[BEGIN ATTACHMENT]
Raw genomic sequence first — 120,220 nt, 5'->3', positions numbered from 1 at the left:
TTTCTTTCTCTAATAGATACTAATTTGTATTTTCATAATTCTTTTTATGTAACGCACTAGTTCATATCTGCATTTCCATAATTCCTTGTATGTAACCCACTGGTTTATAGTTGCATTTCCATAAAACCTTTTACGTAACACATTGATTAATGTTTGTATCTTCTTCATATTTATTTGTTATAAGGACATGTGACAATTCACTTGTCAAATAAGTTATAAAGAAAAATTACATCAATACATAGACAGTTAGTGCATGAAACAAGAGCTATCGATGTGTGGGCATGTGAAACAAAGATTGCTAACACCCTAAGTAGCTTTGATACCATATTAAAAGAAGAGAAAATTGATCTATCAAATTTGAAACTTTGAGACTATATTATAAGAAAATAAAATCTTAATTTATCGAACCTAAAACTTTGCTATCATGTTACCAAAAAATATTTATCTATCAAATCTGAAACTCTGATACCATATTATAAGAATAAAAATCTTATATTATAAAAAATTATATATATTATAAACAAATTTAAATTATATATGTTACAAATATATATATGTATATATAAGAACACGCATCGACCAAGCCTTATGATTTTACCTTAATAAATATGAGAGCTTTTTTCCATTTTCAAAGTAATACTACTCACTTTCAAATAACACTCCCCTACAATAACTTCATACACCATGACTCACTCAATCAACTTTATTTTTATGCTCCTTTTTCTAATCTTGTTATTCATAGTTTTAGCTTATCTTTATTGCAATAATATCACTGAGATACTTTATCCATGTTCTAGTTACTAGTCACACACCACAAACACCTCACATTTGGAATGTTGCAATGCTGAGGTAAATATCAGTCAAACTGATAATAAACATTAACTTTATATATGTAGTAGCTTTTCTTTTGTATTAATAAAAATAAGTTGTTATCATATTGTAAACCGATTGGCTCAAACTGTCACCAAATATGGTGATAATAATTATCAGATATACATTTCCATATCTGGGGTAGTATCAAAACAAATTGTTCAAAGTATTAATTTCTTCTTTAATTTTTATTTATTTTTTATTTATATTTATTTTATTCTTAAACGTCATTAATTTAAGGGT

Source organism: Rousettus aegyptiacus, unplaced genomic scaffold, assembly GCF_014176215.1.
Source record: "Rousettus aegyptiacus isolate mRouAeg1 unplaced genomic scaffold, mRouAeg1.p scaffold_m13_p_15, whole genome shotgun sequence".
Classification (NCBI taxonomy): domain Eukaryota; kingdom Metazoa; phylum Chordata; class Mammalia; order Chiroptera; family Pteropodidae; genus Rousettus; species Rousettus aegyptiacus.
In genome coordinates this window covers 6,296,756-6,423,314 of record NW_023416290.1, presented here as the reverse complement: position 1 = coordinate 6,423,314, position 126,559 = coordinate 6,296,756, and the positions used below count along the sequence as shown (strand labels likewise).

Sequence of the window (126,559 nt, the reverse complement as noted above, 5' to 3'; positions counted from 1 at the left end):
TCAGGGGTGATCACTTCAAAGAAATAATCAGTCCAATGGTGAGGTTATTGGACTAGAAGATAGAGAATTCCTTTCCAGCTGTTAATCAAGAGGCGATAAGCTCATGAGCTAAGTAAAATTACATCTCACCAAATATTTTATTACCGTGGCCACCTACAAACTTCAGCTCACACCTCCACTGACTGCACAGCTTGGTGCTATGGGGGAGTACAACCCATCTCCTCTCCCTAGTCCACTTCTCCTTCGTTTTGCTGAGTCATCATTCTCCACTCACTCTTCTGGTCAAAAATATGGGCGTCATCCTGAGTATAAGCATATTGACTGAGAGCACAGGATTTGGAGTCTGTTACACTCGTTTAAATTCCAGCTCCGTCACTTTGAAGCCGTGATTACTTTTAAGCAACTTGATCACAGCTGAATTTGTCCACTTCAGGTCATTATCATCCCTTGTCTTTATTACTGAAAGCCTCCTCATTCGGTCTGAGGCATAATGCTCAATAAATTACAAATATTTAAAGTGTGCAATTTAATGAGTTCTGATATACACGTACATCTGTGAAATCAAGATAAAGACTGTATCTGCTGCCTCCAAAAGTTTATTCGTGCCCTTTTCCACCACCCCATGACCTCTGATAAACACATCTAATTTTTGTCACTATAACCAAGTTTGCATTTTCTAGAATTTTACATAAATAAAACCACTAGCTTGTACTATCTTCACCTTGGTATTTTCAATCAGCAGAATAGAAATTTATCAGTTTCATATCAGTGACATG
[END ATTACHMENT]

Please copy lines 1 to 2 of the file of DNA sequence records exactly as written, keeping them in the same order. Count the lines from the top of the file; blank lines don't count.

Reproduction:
Raw genomic sequence first — 120,220 nt, 5'->3', positions numbered from 1 at the left:
TTTCTTTCTCTAATAGATACTAATTTGTATTTTCATAATTCTTTTTATGTAACGCACTAGTTCATATCTGCATTTCCATAATTCCTTGTATGTAACCCACTGGTTTATAGTTGCATTTCCATAAAACCTTTTACGTAACACATTGATTAATGTTTGTATCTTCTTCATATTTATTTGTTATAAGGACATGTGACAATTCACTTGTCAAATAAGTTATAAAGAAAAATTACATCAATACATAGACAGTTAGTGCATGAAACAAGAGCTATCGATGTGTGGGCATGTGAAACAAAGATTGCTAACACCCTAAGTAGCTTTGATACCATATTAAAAGAAGAGAAAATTGATCTATCAAATTTGAAACTTTGAGACTATATTATAAGAAAATAAAATCTTAATTTATCGAACCTAAAACTTTGCTATCATGTTACCAAAAAATATTTATCTATCAAATCTGAAACTCTGATACCATATTATAAGAATAAAAATCTTATATTATAAAAAATTATATATATTATAAACAAATTTAAATTATATATGTTACAAATATATATATGTATATATAAGAACACGCATCGACCAAGCCTTATGATTTTACCTTAATAAATATGAGAGCTTTTTTCCATTTTCAAAGTAATACTACTCACTTTCAAATAACACTCCCCTACAATAACTTCATACACCATGACTCACTCAATCAACTTTATTTTTATGCTCCTTTTTCTAATCTTGTTATTCATAGTTTTAGCTTATCTTTATTGCAATAATATCACTGAGATACTTTATCCATGTTCTAGTTACTAGTCACACACCACAAACACCTCACATTTGGAATGTTGCAATGCTGAGGTAAATATCAGTCAAACTGATAATAAACATTAACTTTATATATGTAGTAGCTTTTCTTTTGTATTAATAAAAATAAGTTGTTATCATATTGTAAACCGATTGGCTCAAACTGTCACCAAATATGGTGATAATAATTATCAGATATACATTTCCATATCTGGGGTAGTATCAAAACAAATTGTTCAAAGTATTAATTTCTTCTTTAATTTTTATTTATTTTTTATTTATATTTATTTTATTCTTAAACGTCATTAATTTAAGGGT